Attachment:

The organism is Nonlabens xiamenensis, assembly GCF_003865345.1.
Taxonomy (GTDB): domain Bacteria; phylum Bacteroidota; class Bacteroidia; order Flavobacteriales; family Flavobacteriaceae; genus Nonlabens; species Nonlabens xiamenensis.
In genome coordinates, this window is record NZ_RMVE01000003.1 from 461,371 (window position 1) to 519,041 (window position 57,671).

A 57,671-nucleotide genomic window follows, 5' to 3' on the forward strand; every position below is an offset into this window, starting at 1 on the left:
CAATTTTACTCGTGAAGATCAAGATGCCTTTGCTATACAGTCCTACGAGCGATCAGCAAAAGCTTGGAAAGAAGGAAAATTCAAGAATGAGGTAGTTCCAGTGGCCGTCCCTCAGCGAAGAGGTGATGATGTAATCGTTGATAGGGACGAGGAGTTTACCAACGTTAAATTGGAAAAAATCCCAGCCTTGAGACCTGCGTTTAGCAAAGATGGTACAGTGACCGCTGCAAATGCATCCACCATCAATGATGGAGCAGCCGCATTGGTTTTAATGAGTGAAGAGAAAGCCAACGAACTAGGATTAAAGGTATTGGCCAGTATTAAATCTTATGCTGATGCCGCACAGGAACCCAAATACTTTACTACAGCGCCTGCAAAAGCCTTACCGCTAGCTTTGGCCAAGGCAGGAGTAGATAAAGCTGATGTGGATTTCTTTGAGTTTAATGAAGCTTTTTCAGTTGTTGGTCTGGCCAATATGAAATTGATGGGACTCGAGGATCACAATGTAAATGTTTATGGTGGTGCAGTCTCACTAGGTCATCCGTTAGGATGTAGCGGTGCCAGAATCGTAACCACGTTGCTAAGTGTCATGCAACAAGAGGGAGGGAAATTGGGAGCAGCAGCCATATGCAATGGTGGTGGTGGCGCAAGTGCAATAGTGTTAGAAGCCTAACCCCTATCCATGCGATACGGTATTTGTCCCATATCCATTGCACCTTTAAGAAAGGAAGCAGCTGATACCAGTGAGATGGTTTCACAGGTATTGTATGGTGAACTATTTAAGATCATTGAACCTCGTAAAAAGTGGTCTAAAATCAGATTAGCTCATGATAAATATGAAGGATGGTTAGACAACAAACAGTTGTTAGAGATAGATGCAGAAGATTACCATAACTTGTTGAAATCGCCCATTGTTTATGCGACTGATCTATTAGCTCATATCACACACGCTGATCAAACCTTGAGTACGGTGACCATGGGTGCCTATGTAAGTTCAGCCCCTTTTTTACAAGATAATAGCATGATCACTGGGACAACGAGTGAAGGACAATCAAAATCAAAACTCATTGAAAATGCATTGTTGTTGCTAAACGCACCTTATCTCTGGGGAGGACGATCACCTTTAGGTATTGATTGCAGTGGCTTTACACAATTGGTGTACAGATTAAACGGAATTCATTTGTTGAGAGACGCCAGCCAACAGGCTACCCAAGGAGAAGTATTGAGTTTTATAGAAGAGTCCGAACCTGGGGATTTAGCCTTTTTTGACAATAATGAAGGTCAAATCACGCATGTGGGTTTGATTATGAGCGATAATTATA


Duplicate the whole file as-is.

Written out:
The organism is Nonlabens xiamenensis, assembly GCF_003865345.1.
Taxonomy (GTDB): domain Bacteria; phylum Bacteroidota; class Bacteroidia; order Flavobacteriales; family Flavobacteriaceae; genus Nonlabens; species Nonlabens xiamenensis.
In genome coordinates, this window is record NZ_RMVE01000003.1 from 461,371 (window position 1) to 519,041 (window position 57,671).

A 57,671-nucleotide genomic window follows, 5' to 3' on the forward strand; every position below is an offset into this window, starting at 1 on the left:
CAATTTTACTCGTGAAGATCAAGATGCCTTTGCTATACAGTCCTACGAGCGATCAGCAAAAGCTTGGAAAGAAGGAAAATTCAAGAATGAGGTAGTTCCAGTGGCCGTCCCTCAGCGAAGAGGTGATGATGTAATCGTTGATAGGGACGAGGAGTTTACCAACGTTAAATTGGAAAAAATCCCAGCCTTGAGACCTGCGTTTAGCAAAGATGGTACAGTGACCGCTGCAAATGCATCCACCATCAATGATGGAGCAGCCGCATTGGTTTTAATGAGTGAAGAGAAAGCCAACGAACTAGGATTAAAGGTATTGGCCAGTATTAAATCTTATGCTGATGCCGCACAGGAACCCAAATACTTTACTACAGCGCCTGCAAAAGCCTTACCGCTAGCTTTGGCCAAGGCAGGAGTAGATAAAGCTGATGTGGATTTCTTTGAGTTTAATGAAGCTTTTTCAGTTGTTGGTCTGGCCAATATGAAATTGATGGGACTCGAGGATCACAATGTAAATGTTTATGGTGGTGCAGTCTCACTAGGTCATCCGTTAGGATGTAGCGGTGCCAGAATCGTAACCACGTTGCTAAGTGTCATGCAACAAGAGGGAGGGAAATTGGGAGCAGCAGCCATATGCAATGGTGGTGGTGGCGCAAGTGCAATAGTGTTAGAAGCCTAACCCCTATCCATGCGATACGGTATTTGTCCCATATCCATTGCACCTTTAAGAAAGGAAGCAGCTGATACCAGTGAGATGGTTTCACAGGTATTGTATGGTGAACTATTTAAGATCATTGAACCTCGTAAAAAGTGGTCTAAAATCAGATTAGCTCATGATAAATATGAAGGATGGTTAGACAACAAACAGTTGTTAGAGATAGATGCAGAAGATTACCATAACTTGTTGAAATCGCCCATTGTTTATGCGACTGATCTATTAGCTCATATCACACACGCTGATCAAACCTTGAGTACGGTGACCATGGGTGCCTATGTAAGTTCAGCCCCTTTTTTACAAGATAATAGCATGATCACTGGGACAACGAGTGAAGGACAATCAAAATCAAAACTCATTGAAAATGCATTGTTGTTGCTAAACGCACCTTATCTCTGGGGAGGACGATCACCTTTAGGTATTGATTGCAGTGGCTTTACACAATTGGTGTACAGATTAAACGGAATTCATTTGTTGAGAGACGCCAGCCAACAGGCTACCCAAGGAGAAGTATTGAGTTTTATAGAAGAGTCCGAACCTGGGGATTTAGCCTTTTTTGACAATAATGAAGGTCAAATCACGCATGTGGGTTTGATTATGAGCGATAATTATA